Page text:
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Adding Academic Integrity to Quizzes

GregoryBeyrer
Community Champion
8 6 3,475

At my college our exam bluebooks (actually they're green*) include our CRC Honor Code printed on the inside cover. That is part of a college-wide effort to build a culture of academic integrity. We are encouraged share the code with our students in various ways, and it is framed in each of our classrooms. It also is available on a printable form that faculty can give to their students. It has a place to sign indicating agreement with the following statement:

I understand that I, as a member of the Cosumnes River College community, am responsible for upholding this value, supporting academic quality, academic rigor, and an appropriate college atmosphere.

Our Academic Integrity Committee (AIC), a subcommittee of our Academic Senate, developed the code at a time when when less than half of our classes were using the college's learning management system.

The AIC chair asked me recently how the CRC Honor Code might be made similarly visible to students using the Quiz or Assignment tools in Canvas. We are a client of VeriCite (I mean Turnitin) and assignments using the tool for plagiarism detection have the similarity pledge enabled. But his question about quizzes got me to thinking about the various ways something like that could be done there.

One is pretty straightforward: Add a question to each quiz that is a true/false declaration (or even a single-option multiple choice question) that asks students to agree with the statement as if they were signing the paper. If I were to do this I would make it the first question on the quiz and make it worth some points. A zero-point question could work too, but that might communicate something undesirable about how much academic integrity is valued.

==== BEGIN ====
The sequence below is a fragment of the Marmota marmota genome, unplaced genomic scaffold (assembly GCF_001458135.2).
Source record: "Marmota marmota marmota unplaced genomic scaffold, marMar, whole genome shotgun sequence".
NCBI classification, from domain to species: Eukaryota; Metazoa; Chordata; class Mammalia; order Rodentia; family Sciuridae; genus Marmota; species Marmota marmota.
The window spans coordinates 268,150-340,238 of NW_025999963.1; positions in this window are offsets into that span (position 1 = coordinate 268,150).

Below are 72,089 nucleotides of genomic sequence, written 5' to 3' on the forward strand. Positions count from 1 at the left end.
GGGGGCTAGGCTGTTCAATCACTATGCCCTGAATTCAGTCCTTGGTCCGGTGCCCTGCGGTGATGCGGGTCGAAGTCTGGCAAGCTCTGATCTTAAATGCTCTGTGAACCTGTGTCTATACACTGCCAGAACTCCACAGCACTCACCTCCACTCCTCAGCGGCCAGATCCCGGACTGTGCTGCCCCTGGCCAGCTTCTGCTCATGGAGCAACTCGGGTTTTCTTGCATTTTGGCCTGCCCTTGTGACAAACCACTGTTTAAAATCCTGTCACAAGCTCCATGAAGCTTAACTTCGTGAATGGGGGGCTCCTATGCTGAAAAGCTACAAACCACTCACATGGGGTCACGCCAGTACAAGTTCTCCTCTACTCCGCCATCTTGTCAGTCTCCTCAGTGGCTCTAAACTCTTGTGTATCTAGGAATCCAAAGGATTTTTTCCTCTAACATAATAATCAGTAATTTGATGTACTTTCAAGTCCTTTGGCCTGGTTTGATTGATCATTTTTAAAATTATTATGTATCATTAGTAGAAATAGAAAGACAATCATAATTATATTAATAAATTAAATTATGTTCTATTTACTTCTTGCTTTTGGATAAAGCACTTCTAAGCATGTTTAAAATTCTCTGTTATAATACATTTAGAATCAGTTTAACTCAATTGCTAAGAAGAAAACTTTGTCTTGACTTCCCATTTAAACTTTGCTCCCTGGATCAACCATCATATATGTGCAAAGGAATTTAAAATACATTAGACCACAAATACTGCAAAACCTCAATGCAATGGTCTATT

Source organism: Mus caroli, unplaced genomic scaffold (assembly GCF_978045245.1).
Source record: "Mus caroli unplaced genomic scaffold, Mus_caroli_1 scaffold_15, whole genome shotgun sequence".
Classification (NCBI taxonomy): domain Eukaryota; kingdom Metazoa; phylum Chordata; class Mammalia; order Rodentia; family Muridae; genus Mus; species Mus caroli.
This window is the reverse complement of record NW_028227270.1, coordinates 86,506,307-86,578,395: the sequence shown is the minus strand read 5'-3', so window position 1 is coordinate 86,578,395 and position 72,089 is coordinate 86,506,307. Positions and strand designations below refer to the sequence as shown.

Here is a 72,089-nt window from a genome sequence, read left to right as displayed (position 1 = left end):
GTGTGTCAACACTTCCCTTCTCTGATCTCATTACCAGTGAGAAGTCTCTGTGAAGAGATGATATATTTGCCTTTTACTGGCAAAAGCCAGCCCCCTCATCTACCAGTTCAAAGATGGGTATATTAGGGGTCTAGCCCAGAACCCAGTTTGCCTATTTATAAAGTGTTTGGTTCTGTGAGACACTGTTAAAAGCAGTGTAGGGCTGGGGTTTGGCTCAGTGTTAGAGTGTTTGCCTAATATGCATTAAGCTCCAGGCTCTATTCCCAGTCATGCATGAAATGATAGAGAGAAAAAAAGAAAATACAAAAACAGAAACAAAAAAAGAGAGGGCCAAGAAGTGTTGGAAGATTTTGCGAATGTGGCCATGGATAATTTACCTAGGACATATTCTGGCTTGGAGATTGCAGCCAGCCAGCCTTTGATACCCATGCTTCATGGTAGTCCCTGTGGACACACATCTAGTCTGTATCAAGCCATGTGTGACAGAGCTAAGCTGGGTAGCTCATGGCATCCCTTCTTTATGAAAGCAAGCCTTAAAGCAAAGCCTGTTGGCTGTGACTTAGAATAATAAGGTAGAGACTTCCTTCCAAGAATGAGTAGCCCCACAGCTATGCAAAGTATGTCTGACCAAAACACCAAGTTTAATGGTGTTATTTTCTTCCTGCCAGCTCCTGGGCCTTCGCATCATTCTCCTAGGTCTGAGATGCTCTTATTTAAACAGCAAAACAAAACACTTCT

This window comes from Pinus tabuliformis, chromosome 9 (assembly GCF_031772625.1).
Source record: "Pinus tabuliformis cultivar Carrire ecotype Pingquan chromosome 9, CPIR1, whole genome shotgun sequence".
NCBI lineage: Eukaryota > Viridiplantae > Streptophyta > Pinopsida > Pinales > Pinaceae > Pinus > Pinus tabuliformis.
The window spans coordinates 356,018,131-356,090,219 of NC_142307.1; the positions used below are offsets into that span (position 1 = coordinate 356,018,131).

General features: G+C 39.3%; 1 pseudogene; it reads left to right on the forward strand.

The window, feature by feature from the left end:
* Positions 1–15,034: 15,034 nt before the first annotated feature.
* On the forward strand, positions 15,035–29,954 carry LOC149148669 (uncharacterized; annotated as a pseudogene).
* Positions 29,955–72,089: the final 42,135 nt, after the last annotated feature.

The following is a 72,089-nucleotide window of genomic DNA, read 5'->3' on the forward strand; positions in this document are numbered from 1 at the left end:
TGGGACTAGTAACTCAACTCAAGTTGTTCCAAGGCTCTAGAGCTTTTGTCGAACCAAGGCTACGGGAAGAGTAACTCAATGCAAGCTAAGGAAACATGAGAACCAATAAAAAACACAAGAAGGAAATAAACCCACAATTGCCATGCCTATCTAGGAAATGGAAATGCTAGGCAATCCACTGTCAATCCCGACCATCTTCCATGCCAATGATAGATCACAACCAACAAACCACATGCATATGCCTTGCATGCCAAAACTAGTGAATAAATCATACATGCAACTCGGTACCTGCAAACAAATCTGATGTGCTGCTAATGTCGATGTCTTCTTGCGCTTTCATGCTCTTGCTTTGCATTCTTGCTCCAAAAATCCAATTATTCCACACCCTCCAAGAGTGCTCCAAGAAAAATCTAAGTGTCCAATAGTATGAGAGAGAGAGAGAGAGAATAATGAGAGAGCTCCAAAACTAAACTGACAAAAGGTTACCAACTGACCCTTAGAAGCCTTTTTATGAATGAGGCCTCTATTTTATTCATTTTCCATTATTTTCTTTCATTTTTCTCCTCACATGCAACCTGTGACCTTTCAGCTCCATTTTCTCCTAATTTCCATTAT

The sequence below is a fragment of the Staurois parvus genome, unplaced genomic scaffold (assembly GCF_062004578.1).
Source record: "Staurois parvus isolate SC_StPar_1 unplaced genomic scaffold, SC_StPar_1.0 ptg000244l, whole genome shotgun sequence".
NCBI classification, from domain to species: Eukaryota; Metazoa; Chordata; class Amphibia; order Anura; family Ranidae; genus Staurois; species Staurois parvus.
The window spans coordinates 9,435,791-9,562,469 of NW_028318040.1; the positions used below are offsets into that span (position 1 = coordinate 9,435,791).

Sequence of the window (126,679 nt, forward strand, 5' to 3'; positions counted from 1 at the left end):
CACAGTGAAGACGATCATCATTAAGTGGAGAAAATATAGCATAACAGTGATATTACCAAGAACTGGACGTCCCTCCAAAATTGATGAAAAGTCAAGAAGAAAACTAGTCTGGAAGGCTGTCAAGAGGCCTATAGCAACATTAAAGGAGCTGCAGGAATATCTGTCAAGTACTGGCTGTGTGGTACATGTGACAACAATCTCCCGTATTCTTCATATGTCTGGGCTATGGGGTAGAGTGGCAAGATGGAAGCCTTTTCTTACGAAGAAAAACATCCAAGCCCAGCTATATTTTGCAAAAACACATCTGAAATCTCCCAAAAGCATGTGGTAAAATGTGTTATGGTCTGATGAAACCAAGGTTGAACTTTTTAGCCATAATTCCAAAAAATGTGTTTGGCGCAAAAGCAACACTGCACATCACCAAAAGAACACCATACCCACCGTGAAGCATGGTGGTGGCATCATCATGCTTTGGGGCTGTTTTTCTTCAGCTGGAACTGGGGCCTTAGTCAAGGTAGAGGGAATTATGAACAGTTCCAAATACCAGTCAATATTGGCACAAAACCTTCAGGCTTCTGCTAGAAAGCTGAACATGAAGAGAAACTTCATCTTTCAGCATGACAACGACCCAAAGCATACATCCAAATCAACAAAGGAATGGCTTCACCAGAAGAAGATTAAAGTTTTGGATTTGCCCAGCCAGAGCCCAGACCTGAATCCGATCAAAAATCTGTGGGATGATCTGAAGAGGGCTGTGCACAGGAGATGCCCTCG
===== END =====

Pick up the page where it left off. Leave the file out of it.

Another option is to use the prerequisite and requirement features of the Modules tool so that students are forced to agree with the statement in some other way. Following are some of the options, each of which I would put inside the "course orientation" module that I use as a prerequisite for all other modules in the class:

  1. Require students to view a content page "CRC Honor Code"
  2. Require students to mark as read a content page "CRC Honor Code"
  3. Require students to attempt a quiz that includes a true/false or single-option multiple choice question that asks them to agree with the statement
  4. Require students to get a perfect score on a single-question quiz asking students to agree with the statement
  5. Require students to submit an assignment writing a paragraph reflecting on what they think the code means to them

My favorites are numbers 3 and 4, which easily reward students with points for making a declaration. Since I already give students a pre-course quiz it would be easy to add a question to that assignment, but the standalone quiz draws additional attention to the issue. I wonder what other options there are and hope that other members of the Canvas Community share those here.

*: So was our carbon footprint reduced more by the move to "greenbooks" (made with >30% post-consumer recycled material) or by the increasing number of exams that are given online using the learning management system? Sounds like a great question for an environmental researcher! 

6 Comments
kona
Community Coach
Community Coach

 @GregoryBeyrer , these are some great ideas and examples of how to integrate an honor code or other type of academic integrity to quizzes! Thank you for sharing!

myanalunas
Community Participant

I admire that your Academic Senate felt strongly enough about integrity to establish a subcommittee. Thank you for this post: The ideas are clear and easy to implement.

thompsli
Community Champion